Iowa Deer Hunters Feed Hungry
Iowa deer hunters donated a record 6,820 deer harvested during the last hunting season, a nearly 7 percent increase from the previous year.
Most of the donated deer, 6,482, went to the Help Us Stop Hunger (HUSH) program that the DNR started 4 years ago to help reduce the deer population and provide the venison to needy Iowans. Deer hunters pay an extra $1 on each deer license to support venison processing at 80 lockers where hunters can drop off donated deer. The Food Bank of Iowa arranges for distribution of the venison and makes the payments to lockers.
"A sincere 'thank you' to all deer hunters who donated this past season. Not only have you helped reduce deer numbers in Iowa, but you have helped many thousands of Iowans in need," said Richard Leopold, director of the Iowa Department of Natural Resources. Leopold said that more than 1.1 million quarter-pound servings of venison were received by Iowans through the network of food banks during the previous hunting season.
HUSH lockers are in about half of Iowa counties. Lockers receive $60 per deer to process the venison into 2-pound frozen packages. The Food Bank of Iowa is paid $5 per deer for its administrative duties. In addition to deer donated to HUSH, 275 deer were donated to two chapters of Farmers and Hunters Feeding the Hungry (FHFH), a national faith-based deer donation program that raises its own money locally to pay for deer processing and venison distribution to the needy.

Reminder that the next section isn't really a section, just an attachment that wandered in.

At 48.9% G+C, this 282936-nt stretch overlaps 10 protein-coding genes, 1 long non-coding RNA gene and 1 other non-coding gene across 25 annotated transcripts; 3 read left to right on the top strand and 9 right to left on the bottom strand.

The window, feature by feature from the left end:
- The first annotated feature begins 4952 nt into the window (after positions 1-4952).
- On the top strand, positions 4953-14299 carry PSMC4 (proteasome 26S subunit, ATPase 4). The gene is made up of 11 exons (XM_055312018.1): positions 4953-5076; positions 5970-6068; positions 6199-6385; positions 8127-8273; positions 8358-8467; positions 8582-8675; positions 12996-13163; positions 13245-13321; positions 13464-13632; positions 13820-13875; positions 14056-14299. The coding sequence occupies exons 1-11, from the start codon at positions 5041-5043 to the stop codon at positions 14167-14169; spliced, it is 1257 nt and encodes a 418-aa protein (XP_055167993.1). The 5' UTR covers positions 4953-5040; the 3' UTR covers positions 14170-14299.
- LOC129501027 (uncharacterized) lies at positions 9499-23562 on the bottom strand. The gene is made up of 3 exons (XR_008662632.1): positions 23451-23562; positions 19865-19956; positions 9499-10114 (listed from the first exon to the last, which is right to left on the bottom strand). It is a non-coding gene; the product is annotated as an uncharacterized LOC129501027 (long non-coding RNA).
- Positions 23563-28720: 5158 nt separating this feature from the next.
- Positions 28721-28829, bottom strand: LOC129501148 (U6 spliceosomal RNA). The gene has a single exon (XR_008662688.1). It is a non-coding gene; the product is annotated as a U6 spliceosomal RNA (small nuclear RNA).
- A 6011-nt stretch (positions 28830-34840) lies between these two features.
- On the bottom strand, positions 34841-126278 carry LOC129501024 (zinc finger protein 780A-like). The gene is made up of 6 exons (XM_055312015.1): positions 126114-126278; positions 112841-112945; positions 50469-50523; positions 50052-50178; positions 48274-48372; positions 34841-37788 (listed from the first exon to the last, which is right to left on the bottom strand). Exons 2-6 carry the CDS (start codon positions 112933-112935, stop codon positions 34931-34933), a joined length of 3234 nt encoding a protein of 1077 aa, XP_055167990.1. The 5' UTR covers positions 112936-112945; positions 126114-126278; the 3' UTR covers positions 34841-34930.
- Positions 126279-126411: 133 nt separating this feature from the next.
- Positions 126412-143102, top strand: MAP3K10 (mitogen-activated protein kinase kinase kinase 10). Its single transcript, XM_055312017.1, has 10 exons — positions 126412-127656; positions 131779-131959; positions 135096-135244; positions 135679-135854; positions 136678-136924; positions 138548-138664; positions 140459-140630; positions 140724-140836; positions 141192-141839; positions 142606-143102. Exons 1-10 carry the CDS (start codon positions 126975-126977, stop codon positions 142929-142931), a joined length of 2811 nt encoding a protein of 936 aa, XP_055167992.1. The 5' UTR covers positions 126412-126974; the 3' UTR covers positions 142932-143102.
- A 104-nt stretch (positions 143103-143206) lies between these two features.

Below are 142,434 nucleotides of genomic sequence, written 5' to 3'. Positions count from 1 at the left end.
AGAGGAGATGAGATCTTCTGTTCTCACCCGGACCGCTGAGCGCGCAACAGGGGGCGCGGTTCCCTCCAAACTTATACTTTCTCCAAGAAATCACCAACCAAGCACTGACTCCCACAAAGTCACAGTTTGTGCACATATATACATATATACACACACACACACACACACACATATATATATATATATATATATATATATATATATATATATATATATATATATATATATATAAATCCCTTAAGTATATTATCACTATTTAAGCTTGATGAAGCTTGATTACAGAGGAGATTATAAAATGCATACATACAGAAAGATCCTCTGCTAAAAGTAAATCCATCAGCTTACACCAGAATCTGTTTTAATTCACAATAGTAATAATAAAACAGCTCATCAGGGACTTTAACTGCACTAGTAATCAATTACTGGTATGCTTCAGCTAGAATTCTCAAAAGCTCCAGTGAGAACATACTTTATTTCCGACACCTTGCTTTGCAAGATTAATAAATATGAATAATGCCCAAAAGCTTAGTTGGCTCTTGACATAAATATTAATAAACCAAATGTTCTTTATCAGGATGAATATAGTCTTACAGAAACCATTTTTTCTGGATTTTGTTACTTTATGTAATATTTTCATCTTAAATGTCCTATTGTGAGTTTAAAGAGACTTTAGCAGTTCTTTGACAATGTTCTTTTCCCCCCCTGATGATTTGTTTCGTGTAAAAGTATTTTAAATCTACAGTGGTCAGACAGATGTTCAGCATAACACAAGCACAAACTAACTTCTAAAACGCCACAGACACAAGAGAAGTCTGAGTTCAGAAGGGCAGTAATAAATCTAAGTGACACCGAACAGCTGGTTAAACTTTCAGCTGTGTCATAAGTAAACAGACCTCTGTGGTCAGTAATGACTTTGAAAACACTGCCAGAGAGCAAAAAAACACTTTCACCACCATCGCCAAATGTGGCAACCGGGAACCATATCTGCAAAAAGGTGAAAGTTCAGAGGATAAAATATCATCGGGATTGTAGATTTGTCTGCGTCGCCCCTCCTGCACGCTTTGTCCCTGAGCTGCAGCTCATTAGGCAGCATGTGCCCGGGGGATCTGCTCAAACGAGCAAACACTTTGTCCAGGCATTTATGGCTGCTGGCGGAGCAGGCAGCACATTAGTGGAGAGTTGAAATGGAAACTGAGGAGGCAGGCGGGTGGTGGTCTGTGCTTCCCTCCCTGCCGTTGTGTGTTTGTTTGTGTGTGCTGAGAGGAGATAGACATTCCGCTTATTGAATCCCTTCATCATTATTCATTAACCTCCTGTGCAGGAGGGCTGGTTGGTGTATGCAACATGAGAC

"We are grateful to FHFH for participation in the Muscatine and Fairfield areas," said DNR's Ross Harrison who coordinates HUSH. Also, 63 deer were donated at the Yetter Locker in northwest Iowa for the Rockwell City Correctional Facility.
Income from the $1 HUSH fee was nearly $366,000, more than $60,000 short of paying for the program; fees from other licenses will cover the deficit. Lockers receiving the most deer included: Edgewood Locker in Edgewood, 422 deer; Milo Locker in Milo, 350 deer; Ruzicka's Meat Processing, Inc. in Solon, 264 deer; Corning Meat Processing in Corning, 247 deer; and Perk's Processing in Unionville, 235 deer.